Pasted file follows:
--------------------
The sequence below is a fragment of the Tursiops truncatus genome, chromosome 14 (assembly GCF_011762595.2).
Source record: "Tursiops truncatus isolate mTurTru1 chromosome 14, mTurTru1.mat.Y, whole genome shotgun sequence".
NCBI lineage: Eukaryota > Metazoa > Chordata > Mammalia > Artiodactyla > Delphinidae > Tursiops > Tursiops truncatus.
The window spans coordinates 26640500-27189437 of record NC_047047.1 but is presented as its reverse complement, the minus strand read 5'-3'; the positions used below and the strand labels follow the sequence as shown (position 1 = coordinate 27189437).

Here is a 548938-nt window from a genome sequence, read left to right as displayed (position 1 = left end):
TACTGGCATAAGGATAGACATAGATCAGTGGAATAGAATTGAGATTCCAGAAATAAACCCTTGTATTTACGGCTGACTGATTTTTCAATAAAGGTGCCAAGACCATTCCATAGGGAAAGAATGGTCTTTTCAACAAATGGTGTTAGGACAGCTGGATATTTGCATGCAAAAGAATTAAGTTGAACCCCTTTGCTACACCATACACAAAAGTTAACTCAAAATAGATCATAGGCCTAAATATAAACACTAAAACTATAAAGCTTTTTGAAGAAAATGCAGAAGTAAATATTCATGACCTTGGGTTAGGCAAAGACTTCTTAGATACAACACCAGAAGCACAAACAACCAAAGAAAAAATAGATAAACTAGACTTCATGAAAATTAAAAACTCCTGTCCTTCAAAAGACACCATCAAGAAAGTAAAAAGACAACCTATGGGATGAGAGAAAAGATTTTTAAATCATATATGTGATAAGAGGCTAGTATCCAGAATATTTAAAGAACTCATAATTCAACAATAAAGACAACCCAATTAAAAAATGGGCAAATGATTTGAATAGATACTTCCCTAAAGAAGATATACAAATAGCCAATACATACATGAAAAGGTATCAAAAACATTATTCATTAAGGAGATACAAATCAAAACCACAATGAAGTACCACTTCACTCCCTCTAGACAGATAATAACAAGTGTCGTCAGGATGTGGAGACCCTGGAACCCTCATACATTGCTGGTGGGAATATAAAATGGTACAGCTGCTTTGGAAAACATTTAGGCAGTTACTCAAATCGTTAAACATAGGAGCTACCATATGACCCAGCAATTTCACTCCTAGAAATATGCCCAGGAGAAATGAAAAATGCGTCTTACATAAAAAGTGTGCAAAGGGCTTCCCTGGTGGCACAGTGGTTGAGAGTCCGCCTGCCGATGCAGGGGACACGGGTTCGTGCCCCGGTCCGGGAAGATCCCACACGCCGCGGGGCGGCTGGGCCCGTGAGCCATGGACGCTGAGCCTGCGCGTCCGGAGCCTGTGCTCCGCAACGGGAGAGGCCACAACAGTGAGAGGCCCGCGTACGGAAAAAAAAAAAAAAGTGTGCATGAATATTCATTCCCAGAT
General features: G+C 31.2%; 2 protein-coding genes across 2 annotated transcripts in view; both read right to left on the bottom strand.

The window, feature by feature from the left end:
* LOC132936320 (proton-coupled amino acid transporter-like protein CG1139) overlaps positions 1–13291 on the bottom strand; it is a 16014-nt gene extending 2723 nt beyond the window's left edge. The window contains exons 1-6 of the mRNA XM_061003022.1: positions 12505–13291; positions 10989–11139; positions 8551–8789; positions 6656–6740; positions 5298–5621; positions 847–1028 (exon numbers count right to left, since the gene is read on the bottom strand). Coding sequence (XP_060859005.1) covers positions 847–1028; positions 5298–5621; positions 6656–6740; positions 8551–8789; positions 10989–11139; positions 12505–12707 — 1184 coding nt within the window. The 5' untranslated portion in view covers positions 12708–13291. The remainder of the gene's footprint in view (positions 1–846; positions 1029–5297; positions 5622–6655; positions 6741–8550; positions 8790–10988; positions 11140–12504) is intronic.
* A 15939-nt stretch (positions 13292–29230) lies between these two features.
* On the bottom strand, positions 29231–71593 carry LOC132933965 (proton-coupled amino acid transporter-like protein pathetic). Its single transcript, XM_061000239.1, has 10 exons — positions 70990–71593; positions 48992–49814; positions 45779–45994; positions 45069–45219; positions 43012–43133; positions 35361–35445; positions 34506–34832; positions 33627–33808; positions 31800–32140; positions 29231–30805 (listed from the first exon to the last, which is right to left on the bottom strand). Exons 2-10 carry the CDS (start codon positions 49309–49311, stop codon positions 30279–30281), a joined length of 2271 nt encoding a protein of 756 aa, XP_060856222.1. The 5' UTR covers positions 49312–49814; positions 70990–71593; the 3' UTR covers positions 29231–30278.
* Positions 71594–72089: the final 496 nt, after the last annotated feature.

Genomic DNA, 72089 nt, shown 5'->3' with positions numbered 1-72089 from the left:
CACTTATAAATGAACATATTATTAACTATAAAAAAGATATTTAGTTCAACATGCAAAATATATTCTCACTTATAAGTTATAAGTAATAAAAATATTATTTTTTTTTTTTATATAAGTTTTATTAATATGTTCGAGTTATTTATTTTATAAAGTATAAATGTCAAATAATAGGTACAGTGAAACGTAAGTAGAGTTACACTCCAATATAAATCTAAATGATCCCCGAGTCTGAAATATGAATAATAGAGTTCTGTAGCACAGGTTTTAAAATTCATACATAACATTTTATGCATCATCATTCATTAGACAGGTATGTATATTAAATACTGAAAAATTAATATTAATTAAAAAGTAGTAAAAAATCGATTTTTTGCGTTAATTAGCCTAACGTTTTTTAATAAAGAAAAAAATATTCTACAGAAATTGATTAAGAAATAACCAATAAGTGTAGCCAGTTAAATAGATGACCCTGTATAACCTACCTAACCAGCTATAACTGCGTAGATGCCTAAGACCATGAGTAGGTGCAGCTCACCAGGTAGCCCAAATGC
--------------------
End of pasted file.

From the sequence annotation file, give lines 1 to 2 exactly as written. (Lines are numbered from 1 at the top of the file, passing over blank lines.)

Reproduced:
The sequence below is a fragment of the Tursiops truncatus genome, chromosome 14 (assembly GCF_011762595.2).
Source record: "Tursiops truncatus isolate mTurTru1 chromosome 14, mTurTru1.mat.Y, whole genome shotgun sequence".